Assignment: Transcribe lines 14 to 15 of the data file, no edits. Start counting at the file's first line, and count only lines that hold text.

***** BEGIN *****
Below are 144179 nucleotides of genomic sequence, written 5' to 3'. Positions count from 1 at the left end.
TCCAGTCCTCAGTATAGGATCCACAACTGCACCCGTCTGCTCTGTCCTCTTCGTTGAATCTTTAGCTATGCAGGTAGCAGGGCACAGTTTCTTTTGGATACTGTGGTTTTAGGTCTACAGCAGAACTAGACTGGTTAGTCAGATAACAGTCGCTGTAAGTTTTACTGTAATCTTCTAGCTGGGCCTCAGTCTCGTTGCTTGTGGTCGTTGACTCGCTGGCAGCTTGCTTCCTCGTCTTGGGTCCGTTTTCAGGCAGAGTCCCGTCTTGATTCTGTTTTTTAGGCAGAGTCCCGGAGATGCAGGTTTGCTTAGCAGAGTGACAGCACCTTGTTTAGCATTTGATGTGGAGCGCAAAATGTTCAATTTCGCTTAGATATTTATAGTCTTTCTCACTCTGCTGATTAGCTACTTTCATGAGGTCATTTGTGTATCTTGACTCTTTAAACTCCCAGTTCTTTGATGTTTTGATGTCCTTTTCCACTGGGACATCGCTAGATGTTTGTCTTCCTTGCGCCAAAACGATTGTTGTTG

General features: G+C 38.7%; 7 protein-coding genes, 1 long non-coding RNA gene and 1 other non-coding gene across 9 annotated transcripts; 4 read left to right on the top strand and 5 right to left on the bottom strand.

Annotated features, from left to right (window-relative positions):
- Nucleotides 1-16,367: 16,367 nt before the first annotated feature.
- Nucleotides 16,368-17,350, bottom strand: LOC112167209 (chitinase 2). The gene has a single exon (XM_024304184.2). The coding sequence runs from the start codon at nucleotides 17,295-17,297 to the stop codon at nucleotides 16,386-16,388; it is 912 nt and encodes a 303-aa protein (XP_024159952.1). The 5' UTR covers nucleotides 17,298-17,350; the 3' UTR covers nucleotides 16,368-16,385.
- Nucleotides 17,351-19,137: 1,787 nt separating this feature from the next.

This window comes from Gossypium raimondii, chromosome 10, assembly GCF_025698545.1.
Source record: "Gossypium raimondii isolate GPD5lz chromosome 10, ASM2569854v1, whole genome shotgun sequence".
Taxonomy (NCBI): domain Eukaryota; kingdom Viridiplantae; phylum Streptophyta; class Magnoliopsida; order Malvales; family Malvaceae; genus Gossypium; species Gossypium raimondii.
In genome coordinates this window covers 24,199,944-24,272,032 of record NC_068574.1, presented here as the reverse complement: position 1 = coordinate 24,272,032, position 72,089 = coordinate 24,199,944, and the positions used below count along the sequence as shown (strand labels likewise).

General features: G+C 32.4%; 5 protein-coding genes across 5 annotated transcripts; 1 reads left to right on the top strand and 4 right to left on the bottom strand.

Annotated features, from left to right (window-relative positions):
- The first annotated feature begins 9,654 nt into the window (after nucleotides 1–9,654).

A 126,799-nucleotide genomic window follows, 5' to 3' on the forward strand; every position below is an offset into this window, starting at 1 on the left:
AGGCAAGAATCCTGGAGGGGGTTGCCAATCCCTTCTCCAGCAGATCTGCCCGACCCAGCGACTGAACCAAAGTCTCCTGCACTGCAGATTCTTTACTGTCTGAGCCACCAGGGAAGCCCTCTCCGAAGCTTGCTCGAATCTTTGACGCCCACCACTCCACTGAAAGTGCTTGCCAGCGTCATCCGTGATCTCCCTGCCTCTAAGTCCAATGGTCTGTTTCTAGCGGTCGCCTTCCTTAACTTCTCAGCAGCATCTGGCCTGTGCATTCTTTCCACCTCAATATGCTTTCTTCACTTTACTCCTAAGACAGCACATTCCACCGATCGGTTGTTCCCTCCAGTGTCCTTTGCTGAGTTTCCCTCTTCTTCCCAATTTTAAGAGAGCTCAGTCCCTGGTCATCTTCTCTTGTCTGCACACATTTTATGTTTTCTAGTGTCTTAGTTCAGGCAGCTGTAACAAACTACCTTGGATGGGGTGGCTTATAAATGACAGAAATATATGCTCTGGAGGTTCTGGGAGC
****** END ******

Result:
- The first annotated feature begins 9,654 nt into the window (after nucleotides 1–9,654).

A 126,799-nucleotide genomic window follows, 5' to 3' on the forward strand; every position below is an offset into this window, starting at 1 on the left: